The Fur-Bearers has learned of a plan to trap and collar coyotes in Stanley Park and Pacific Spirit Park as part of a UBC research project on coyote behavioural ecology. We shared our concerns about the trapping methods used in this project in a recent Global News video below.
We are alarmed by statements made by the UBC researcher that suggest padded leg-hold traps are not painful for coyotes, and that anyone can put their own arm or finger in a leg-hold trap. The Fur-Bearers has contacted UBC about these statements as there are peer-reviewed studies and documented evidence on the harms that leg-hold traps cause to wild animals, including coyotes.
Do leg-hold traps harm animals?
The Fur-Bearers has a lengthy history of highlighting the animal welfare concerns of leg-hold traps. Click this page to learn more about leg-holds and other common traps used in Canada. Injuries to target and non-target animals are well-documented in peer-reviewed studies, in the media, by The Fur-Bearers, wildlife rescues, and other animal welfare organizations across North America.
In some cases, animals try to free themselves from the trap by gnawing on their captured limb, breaking their teeth and bones in the process. For non-target animals who may be smaller than what the trap is designed for, they can experience lacerations, broken bones, or even death. These traps cause distress to captured animals as they will fight and struggle to free themselves from restraint, sometimes injuring themselves in the process.
There are many variables that can result in pain and suffering to a trapped animal, even if they’re trapped for short periods of time. An individual’s response in a trap can determine welfare outcomes – it’s not always the trap itself, it’s the behaviour of the animal in the trap.
What does peer-reviewed research say about leg-hold traps?
Much has been written about leg-hold traps and the suffering that they cause. In a 2007 article in the journal Animal Welfare, Mammal trapping: a review of animal welfare standards of killing and restraining traps, the authors review different trapping methods and highlight the pattern of injuries caused by various traps, including leg-holds.
For coyotes, (canis latrans), one of the referenced studies found that 84% of coyotes suffered minor injuries, while 16% suffered major injuries in padded leg-hold traps. Another study found that 47% of coyotes suffered minor injuries, while 53% suffered major injuries in unpadded leg-hold traps. The article provides an overview of the nature of injuries to various species caused by leg-hold traps. The authors note:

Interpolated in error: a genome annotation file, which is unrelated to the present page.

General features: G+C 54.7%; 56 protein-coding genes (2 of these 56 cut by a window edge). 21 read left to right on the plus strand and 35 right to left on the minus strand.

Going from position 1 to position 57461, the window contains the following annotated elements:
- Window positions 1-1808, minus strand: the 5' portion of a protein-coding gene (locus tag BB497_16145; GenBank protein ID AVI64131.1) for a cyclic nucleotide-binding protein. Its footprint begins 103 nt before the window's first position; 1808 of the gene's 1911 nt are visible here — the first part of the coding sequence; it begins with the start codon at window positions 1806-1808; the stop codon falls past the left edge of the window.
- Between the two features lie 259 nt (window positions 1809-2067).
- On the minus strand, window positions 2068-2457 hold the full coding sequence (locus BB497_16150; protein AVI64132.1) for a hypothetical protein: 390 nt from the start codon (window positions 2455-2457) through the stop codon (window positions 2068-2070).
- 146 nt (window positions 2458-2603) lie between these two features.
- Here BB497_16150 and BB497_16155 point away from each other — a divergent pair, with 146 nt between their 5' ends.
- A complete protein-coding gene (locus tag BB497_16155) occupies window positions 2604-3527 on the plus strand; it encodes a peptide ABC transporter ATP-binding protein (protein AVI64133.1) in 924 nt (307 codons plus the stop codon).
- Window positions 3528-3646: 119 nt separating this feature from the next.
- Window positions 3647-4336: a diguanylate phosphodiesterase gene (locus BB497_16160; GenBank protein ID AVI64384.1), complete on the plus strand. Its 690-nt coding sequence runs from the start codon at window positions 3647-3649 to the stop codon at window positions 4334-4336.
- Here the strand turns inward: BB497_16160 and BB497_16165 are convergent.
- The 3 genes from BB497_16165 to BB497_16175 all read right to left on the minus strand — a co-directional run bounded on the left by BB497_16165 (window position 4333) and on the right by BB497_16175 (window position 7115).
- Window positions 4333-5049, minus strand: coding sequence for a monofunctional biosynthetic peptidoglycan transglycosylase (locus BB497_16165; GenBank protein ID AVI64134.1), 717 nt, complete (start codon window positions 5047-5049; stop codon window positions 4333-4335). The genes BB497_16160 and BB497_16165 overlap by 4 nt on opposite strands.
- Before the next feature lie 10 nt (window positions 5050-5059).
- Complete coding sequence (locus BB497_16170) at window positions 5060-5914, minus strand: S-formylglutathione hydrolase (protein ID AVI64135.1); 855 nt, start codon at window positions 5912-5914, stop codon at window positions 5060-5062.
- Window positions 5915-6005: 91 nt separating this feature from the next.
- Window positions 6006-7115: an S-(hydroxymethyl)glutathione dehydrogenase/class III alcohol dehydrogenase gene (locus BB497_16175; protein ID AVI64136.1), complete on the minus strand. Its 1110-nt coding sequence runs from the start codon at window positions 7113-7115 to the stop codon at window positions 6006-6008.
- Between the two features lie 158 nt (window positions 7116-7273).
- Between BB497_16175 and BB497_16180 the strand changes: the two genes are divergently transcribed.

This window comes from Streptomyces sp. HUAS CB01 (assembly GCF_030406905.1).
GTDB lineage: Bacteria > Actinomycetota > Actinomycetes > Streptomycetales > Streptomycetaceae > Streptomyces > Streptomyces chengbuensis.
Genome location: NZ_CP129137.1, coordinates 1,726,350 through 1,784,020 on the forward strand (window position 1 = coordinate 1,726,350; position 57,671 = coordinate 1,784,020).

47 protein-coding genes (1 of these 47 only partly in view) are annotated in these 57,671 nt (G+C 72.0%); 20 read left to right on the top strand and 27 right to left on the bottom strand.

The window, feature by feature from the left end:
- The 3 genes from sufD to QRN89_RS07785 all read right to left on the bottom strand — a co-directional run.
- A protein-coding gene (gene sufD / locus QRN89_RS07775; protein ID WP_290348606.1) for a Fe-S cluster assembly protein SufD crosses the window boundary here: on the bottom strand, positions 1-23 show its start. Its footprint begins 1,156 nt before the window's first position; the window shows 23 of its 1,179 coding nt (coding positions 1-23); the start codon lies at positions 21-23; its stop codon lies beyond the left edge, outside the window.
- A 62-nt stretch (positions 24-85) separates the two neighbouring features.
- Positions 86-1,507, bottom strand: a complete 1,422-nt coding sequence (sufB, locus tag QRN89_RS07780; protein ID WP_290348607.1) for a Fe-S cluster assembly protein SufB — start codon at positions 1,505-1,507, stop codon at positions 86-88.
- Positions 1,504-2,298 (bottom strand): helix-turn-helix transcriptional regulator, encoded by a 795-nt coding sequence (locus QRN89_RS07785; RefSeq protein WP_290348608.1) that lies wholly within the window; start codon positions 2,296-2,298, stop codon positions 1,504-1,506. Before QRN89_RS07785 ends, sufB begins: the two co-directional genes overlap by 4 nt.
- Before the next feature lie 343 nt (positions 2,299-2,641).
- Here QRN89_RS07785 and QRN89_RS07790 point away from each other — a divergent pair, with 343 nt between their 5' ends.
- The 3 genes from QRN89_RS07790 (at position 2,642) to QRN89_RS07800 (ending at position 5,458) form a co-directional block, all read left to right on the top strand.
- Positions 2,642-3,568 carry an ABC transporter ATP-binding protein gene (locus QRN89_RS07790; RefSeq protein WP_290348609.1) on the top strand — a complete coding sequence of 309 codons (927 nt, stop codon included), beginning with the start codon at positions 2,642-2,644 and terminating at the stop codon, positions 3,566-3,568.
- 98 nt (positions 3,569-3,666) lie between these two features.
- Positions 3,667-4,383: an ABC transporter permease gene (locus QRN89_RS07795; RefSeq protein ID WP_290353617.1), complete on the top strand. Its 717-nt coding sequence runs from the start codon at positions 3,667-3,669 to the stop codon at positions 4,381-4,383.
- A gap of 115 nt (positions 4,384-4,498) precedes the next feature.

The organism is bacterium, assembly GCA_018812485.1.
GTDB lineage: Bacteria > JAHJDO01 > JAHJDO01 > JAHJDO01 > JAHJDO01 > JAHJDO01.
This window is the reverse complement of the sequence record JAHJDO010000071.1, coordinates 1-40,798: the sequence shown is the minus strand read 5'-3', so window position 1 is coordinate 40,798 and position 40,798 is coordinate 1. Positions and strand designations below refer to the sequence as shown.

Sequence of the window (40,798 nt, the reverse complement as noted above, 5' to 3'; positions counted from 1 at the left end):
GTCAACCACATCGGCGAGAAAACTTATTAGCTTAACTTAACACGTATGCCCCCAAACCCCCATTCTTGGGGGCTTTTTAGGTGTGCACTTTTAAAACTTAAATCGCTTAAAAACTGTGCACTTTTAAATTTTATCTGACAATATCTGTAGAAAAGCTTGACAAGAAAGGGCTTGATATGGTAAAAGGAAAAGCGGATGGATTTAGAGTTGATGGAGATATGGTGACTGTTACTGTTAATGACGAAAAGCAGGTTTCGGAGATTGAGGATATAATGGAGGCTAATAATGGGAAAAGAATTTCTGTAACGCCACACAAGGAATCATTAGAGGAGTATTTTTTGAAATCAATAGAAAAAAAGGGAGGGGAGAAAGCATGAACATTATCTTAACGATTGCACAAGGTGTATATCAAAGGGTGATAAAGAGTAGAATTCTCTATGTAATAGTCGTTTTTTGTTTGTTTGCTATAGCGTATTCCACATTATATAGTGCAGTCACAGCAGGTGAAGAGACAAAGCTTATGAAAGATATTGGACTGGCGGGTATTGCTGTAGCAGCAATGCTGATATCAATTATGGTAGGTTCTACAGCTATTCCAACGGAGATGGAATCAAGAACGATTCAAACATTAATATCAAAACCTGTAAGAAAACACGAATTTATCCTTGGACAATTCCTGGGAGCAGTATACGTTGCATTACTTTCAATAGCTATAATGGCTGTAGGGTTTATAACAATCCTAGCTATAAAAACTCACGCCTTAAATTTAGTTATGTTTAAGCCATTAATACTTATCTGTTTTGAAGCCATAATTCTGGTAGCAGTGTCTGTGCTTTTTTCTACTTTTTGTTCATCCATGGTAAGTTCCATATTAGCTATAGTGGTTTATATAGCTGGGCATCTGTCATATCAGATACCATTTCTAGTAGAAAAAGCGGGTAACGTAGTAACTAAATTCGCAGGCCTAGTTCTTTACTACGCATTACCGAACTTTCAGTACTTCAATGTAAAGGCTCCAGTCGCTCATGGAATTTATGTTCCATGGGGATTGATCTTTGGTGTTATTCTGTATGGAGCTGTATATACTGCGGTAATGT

"Leg-hold traps are considered inhumane and banned within the EU and 80 countries worldwide (Fox 2004a); nonetheless, they are a common capture device in North America and Canada. Across the literature, the majority of studies show a significant percentage of trapped individuals suffering major injuries (Table 5). If the criterion used is that 80% of individuals have nothing more than minor injuries (Anonymous 1998a), it is clear that both padded and unpadded leg-hold traps fail in this respect."
This article demonstrates the animal welfare implications of using leg-hold traps for coyotes and other wildlife. The authors write, “We conclude that many of the practices commonly used to trap mammals cannot be considered humane.” Traps used in Canada today, including padded leg-holds, are inherently inhumane and result in suffering to both target and non-target animals.
The standards framework to certify traps is also problematic, as a 2020 article on the Agreement on International Humane Trapping Standards (AIHTS) points out. The authors conclude: “Our evaluation shows conclusively that the AIHTS standards do not reflect state-of-the-art trapping technology and that continued maintenance of these outdated standards perpetuates animal pain and suffering.”
From documented incidents to research on the impacts of traps, there is no disputing that that leg-holds cause pain and suffering to animals.